Most of us have had the experience of a sick dog and had to make a call to the Vet to get help. Our Vet is a single practitioner so for her to answer calls it interrupts the patients she is seeing during the day. She willingly does what she can for emergencies and calls back those who can wait. However, shelter volunteers are also placing calls to Vets during office hours and they often want a response then. It's understandable, they are volunteers and have limited time to give to the cause. The animals are waiting for placement. However, what if there was another way?

How about having a basic checklist of important information that a Vet needs to verify that can be downloaded from your website or given to potential adopters that their Vet fills out and either emails, faxes, or mails back to the shelter? If there are any specific concerns raised from the form, the shelter than would reduce the number of calls needing to be made. This actually reduces the time the volunteers have to make calls and the time Vets are pulled from the work they need to do. Most of the relevant information is in the current animals charts and could be tasked to a clerk just requiring the Vet to sign and add any additional info that might not be in the chart. This is a win/win for all parties concerned.

However, BASIC is the key. The questions should be based on animals receiving adequate care, not on personal preferences. Preventing animals from going into an abusive or neglectful home is essential. A shelter volunteers personal dislike of a medicine or preventative shouldn't be a matter of discussion when it comes to finding a qualified home for a homeless dog. Additionally, valid medical choices people make that differ from those a volunteer might make for their own dog shouldn't disqualify someone from adopting.

It is time we make choices based on the best interests of dogs, not personal philosophies of how dogs should be raised, fed, or medically treated. There are far too many homeless dogs to be rejecting people because they make valid decisions that differ from those who have the power to choose homes for those dogs. The focus needs to be on screening for applicants who have a history of abuse, neglect, or demonstrate an inability to care for an animal. We may not always agree on specifics, but as long as we aren't drifting into abuse or neglect we need to be a bit more open minded.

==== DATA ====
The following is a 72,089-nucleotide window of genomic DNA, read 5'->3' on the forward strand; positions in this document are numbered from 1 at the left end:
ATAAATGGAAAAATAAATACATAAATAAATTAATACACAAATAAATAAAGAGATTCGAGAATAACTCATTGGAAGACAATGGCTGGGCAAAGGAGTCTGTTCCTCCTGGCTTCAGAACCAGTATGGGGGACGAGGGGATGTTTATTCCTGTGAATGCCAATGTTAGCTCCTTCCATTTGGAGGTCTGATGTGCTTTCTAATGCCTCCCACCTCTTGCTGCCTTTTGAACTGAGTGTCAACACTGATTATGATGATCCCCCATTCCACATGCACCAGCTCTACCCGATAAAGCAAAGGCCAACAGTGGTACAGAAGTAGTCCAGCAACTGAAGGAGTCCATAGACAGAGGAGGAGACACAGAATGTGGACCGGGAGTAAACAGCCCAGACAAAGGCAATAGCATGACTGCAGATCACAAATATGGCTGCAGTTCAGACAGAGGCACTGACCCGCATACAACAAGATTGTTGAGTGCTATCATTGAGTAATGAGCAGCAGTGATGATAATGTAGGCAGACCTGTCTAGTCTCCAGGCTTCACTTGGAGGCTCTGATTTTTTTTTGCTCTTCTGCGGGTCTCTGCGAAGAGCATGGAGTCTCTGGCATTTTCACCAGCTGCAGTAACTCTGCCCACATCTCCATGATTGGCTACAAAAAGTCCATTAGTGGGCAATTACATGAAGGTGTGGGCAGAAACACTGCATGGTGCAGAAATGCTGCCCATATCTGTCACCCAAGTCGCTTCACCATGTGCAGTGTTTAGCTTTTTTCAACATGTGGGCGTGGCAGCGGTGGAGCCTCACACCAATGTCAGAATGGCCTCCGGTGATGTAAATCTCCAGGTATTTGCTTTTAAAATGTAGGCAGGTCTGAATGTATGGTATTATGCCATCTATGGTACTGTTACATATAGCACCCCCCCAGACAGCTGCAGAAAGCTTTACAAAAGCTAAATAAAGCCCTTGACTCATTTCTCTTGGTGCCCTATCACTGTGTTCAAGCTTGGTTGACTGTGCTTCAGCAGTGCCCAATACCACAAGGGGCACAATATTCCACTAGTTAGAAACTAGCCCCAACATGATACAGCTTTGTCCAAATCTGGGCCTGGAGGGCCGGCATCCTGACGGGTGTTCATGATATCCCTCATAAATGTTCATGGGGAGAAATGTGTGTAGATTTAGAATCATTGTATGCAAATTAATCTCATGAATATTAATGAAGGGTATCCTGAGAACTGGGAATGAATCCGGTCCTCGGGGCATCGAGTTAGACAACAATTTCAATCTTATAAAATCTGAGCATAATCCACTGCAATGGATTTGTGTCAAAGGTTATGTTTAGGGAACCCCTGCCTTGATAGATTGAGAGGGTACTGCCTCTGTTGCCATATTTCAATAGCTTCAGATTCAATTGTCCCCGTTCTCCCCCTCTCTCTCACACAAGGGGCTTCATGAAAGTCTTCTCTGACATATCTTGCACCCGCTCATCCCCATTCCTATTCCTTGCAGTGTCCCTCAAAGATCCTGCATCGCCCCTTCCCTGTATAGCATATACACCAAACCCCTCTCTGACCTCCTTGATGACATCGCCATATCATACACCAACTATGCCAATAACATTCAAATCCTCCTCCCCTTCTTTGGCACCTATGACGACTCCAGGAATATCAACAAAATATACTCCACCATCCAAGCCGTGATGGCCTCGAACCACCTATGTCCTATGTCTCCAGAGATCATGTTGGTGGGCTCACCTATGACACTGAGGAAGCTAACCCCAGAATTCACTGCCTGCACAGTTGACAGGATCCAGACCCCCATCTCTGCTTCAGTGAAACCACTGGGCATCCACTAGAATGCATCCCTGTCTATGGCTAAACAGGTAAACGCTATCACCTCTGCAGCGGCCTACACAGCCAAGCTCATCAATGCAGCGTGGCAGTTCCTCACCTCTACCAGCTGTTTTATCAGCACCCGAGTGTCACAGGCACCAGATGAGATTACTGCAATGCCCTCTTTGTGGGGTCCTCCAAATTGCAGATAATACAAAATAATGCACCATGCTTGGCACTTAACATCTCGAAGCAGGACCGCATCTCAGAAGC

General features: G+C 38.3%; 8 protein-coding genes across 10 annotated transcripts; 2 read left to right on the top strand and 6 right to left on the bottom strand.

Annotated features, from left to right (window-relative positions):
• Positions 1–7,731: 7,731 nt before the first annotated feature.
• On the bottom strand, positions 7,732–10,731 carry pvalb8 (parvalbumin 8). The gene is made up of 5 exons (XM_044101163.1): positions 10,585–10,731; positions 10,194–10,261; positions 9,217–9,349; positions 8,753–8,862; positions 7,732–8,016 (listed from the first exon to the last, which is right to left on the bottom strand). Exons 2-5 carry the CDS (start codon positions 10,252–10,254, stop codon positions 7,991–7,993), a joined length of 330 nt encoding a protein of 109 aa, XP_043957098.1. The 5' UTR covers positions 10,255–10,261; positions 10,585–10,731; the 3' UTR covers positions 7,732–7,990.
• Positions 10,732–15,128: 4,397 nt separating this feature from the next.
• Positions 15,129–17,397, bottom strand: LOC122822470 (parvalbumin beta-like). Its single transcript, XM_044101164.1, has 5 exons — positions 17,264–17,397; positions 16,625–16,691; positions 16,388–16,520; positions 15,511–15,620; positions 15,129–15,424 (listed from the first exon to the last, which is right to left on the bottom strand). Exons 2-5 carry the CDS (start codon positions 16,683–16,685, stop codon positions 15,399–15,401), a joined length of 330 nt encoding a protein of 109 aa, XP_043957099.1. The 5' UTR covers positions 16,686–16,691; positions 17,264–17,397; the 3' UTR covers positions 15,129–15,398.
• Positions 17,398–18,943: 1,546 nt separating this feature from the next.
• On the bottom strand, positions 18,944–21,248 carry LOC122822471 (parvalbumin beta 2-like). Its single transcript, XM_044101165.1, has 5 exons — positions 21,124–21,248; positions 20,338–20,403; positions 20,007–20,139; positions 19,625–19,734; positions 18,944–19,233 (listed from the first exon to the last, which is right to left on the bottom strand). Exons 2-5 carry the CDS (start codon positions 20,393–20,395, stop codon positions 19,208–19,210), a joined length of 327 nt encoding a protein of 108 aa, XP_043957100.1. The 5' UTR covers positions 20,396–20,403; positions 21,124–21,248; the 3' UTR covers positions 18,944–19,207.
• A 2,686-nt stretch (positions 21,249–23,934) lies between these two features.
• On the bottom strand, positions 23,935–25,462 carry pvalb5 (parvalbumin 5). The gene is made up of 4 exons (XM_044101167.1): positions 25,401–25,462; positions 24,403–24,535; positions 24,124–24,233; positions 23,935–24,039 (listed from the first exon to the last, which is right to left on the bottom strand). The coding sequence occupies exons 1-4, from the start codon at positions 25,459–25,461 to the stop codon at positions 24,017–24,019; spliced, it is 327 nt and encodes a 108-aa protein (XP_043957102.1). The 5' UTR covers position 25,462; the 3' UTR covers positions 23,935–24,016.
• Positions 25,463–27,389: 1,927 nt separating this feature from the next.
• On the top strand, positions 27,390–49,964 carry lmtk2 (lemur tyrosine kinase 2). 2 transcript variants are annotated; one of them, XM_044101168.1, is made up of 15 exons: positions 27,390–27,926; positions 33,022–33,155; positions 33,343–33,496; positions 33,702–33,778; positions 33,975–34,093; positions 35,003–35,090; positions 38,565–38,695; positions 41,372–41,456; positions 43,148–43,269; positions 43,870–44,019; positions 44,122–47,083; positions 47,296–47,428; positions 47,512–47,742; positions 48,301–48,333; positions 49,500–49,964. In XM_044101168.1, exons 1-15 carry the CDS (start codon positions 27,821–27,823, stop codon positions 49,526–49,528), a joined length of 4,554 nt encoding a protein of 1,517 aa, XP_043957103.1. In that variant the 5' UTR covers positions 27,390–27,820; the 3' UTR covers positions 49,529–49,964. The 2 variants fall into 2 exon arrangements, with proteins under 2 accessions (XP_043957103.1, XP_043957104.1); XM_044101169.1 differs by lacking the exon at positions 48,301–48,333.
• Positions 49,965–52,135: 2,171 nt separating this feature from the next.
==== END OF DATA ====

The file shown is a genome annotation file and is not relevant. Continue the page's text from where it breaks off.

I am some what eclectic when it comes to my dog family. Medically in most ways we are probably more traditional when it comes to medical care. However, both dogs experienced chiro and recently massage as ways of improving their health. That comes from listening and deciding what we feel is in the best interests of our dogs. We try to find the path that will provide them with a high quality of life for as long as possible.

I can respect those feel their dogs need a different path to have that same quality of life option. While I don't always agree with the choices, I've found it interesting to read about the paths others take medically and when you are open to listening you can learn. I think that attitude is even more important in rescue. Rescues may not have the same philosophy as those who apply to rescue, however it is important to be open minded and listen. Not everyone who is different is dangerous. The right person may make different choices, but those may be the right choices for that dog.

Monday, June 27, 2016

Remembering Bailey